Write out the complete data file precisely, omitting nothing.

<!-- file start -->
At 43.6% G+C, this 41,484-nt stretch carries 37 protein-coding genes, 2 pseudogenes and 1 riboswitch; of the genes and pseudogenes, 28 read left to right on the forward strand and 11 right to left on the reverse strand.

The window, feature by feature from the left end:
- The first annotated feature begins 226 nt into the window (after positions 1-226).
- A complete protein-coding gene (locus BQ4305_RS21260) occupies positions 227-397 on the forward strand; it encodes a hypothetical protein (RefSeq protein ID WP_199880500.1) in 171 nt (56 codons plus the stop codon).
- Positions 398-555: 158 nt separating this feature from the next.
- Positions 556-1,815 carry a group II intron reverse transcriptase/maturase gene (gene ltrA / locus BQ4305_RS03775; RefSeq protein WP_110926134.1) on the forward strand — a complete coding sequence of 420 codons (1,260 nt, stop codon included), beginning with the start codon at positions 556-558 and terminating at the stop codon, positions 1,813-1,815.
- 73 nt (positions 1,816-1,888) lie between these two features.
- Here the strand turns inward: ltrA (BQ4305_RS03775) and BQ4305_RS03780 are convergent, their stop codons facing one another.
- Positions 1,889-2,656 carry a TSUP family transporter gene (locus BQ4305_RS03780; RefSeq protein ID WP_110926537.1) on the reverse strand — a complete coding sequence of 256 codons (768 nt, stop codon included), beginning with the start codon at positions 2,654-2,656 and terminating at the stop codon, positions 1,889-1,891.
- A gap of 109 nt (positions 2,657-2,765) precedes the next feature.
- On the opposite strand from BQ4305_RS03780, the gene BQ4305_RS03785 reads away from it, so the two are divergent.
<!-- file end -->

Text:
At 43.6% G+C, this 41,484-nt stretch carries 37 protein-coding genes, 2 pseudogenes and 1 riboswitch; of the genes and pseudogenes, 28 read left to right on the forward strand and 11 right to left on the reverse strand.

The window, feature by feature from the left end:
- The first annotated feature begins 226 nt into the window (after positions 1-226).
- A complete protein-coding gene (locus BQ4305_RS21260) occupies positions 227-397 on the forward strand; it encodes a hypothetical protein (RefSeq protein ID WP_199880500.1) in 171 nt (56 codons plus the stop codon).
- Positions 398-555: 158 nt separating this feature from the next.
- Positions 556-1,815 carry a group II intron reverse transcriptase/maturase gene (gene ltrA / locus BQ4305_RS03775; RefSeq protein WP_110926134.1) on the forward strand — a complete coding sequence of 420 codons (1,260 nt, stop codon included), beginning with the start codon at positions 556-558 and terminating at the stop codon, positions 1,813-1,815.
- 73 nt (positions 1,816-1,888) lie between these two features.
- Here the strand turns inward: ltrA (BQ4305_RS03775) and BQ4305_RS03780 are convergent, their stop codons facing one another.
- Positions 1,889-2,656 carry a TSUP family transporter gene (locus BQ4305_RS03780; RefSeq protein ID WP_110926537.1) on the reverse strand — a complete coding sequence of 256 codons (768 nt, stop codon included), beginning with the start codon at positions 2,654-2,656 and terminating at the stop codon, positions 1,889-1,891.
- A gap of 109 nt (positions 2,657-2,765) precedes the next feature.
- On the opposite strand from BQ4305_RS03780, the gene BQ4305_RS03785 reads away from it, so the two are divergent.